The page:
Israel settlements: Donald Trump proves he's the 'King of Israel'

 

Israel, particularly Secretary of State Mike Pompeo's Nov. 18 declaration that the US will change its policy on Israeli settlements in the West Bank, no longer considering them as incompatible with international law.



RAMAT TRUMP – 

 – –  It's been called a sham public relations stunt. It is possible that it will not be built. It is bordered by enemy military territory. And, given the family's well-known taste for premium real estate and distinctive bling, it's unlikely to be a shining example anytime soon.

However, a planned Israeli settlement known as "Ramat Trump" in Hebrew, or "Trump Heights," located about 12 miles from the Syrian border — right in the centre of land that only the United States acknowledges as valid Israeli territory –

represents a fundamental element of US foreign policy: Every American president in recent times has been firmly pro-Israel, emphasising shared history and ideals as well as an unwavering security commitment.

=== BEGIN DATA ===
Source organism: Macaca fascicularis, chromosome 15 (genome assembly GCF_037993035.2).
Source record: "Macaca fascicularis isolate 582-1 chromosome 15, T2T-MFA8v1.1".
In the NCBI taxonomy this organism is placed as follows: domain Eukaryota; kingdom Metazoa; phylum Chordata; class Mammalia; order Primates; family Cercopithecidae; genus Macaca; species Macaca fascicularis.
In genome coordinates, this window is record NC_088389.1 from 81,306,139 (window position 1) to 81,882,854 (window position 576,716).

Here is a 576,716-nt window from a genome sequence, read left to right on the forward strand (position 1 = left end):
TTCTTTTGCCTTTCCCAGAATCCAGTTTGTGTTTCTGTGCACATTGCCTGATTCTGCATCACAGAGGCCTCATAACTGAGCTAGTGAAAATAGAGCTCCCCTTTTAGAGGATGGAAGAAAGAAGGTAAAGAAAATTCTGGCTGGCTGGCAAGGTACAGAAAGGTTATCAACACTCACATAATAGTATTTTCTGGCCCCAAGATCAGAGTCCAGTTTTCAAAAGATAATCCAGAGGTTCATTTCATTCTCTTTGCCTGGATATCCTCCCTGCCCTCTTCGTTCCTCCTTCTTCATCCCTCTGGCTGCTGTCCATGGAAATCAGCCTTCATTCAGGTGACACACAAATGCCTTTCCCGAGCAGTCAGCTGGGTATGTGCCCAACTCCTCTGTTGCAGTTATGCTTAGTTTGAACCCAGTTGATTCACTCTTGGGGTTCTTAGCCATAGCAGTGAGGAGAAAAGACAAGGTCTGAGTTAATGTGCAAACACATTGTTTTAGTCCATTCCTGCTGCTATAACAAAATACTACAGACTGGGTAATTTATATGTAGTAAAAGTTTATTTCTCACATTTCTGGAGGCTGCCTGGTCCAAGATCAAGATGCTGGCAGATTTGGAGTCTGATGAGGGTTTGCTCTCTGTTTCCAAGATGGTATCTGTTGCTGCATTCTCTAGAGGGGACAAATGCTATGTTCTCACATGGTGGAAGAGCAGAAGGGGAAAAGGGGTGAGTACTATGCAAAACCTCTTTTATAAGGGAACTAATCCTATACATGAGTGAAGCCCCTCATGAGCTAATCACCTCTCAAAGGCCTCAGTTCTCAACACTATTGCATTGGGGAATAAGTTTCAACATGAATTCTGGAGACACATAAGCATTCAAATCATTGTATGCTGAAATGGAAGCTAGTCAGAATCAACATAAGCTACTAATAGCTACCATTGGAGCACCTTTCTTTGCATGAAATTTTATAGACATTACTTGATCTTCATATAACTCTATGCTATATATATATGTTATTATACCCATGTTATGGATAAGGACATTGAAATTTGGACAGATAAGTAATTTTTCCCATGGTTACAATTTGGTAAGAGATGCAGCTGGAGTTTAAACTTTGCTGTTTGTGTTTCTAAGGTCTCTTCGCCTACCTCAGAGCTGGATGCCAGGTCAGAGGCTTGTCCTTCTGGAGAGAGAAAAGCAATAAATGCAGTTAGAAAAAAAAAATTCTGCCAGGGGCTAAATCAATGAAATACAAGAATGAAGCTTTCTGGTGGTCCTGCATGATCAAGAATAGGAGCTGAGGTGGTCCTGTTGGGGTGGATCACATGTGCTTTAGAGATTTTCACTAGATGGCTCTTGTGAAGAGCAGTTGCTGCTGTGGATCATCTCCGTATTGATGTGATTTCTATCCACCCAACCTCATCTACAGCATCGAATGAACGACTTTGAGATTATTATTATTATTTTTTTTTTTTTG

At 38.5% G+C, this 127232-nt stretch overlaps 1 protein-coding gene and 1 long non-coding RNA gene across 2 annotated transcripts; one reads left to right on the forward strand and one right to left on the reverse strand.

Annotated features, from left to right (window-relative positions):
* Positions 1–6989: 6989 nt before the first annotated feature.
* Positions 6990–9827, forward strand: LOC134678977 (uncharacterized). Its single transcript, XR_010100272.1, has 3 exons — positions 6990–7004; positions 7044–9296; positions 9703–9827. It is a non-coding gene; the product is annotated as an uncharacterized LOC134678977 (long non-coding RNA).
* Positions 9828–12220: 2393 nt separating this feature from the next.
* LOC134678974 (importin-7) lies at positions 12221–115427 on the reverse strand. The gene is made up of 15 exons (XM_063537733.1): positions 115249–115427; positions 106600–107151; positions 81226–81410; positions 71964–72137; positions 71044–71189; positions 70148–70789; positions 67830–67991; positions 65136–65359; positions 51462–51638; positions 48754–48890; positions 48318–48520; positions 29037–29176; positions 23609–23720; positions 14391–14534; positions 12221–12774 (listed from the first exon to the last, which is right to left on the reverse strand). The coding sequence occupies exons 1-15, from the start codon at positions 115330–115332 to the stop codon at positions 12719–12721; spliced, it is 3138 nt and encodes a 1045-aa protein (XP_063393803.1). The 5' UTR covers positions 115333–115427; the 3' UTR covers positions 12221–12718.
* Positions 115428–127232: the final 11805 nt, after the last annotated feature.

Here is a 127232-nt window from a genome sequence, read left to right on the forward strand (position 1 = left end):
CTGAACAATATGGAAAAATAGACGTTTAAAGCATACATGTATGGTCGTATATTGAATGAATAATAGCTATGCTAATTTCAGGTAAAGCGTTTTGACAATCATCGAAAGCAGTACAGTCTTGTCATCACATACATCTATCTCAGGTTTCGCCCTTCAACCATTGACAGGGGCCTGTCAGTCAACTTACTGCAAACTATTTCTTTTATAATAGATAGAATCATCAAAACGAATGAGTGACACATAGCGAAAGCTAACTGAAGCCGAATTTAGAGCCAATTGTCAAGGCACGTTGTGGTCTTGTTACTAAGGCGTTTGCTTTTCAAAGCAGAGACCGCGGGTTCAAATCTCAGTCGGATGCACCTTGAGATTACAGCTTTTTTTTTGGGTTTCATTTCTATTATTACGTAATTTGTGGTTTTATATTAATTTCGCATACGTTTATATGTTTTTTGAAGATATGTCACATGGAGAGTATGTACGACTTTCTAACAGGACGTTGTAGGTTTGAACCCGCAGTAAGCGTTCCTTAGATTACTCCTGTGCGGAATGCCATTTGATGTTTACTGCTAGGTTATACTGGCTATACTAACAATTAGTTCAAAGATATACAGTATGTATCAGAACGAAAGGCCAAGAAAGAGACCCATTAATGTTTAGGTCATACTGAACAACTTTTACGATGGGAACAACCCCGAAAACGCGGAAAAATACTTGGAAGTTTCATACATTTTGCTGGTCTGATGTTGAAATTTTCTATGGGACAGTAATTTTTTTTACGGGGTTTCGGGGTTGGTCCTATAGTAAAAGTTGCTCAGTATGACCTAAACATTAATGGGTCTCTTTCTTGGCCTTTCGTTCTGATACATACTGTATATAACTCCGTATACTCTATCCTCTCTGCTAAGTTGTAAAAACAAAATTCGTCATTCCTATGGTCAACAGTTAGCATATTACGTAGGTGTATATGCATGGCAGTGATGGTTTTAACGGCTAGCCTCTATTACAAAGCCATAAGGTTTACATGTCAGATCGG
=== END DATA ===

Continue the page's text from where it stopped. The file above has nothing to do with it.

"Trump is a true friend of Israel,

" said Haim Rokach, the head of the Golan Heights Regional Council, which oversees the fledgling "Trump Heights" initiative in Bruchim, a shabby village with a population of 7-10 that is part of Kela Alon, a larger adjoining community of 80-90 families, the majority of whom are secular Israeli Jews.

There's no question Trump's voice on Israeli affairs has been a good thing for us," said Dulan abu-Saleh, the mayor of the largest Druze town in the Golan Heights.

In September, Israelis failed to elect a prime minister for the second time in less than six months, in an election that highlighted the Jewish state's complex secular-religious divide and pitted its longest-serving leader, Benjamin Netanyahu, against Benny Gantz, the hawkish former head of Israel's military.

The results indicated that neither politician's party received a majority, implying that in order for either to establish a government, a coalition pact with opposition parties would be required. Putting together a coalition has been tough.





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